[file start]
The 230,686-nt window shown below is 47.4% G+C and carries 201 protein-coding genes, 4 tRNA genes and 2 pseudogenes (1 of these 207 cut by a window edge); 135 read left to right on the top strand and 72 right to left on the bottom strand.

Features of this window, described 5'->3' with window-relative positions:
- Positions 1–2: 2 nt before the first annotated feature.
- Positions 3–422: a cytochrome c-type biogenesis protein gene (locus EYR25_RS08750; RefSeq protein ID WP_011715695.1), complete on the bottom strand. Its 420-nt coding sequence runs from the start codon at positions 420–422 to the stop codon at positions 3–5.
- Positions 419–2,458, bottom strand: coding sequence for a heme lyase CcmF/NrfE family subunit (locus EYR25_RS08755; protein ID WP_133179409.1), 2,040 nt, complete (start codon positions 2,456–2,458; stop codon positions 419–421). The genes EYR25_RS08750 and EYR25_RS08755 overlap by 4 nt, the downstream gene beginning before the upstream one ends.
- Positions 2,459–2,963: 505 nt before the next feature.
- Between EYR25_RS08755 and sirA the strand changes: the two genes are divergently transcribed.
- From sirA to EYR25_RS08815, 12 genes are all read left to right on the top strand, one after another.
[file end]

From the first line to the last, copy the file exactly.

The 230,686-nt window shown below is 47.4% G+C and carries 201 protein-coding genes, 4 tRNA genes and 2 pseudogenes (1 of these 207 cut by a window edge); 135 read left to right on the top strand and 72 right to left on the bottom strand.

Features of this window, described 5'->3' with window-relative positions:
- Positions 1–2: 2 nt before the first annotated feature.
- Positions 3–422: a cytochrome c-type biogenesis protein gene (locus EYR25_RS08750; RefSeq protein ID WP_011715695.1), complete on the bottom strand. Its 420-nt coding sequence runs from the start codon at positions 420–422 to the stop codon at positions 3–5.
- Positions 419–2,458, bottom strand: coding sequence for a heme lyase CcmF/NrfE family subunit (locus EYR25_RS08755; protein ID WP_133179409.1), 2,040 nt, complete (start codon positions 2,456–2,458; stop codon positions 419–421). The genes EYR25_RS08750 and EYR25_RS08755 overlap by 4 nt, the downstream gene beginning before the upstream one ends.
- Positions 2,459–2,963: 505 nt before the next feature.
- Between EYR25_RS08755 and sirA the strand changes: the two genes are divergently transcribed.
- From sirA to EYR25_RS08815, 12 genes are all read left to right on the top strand, one after another.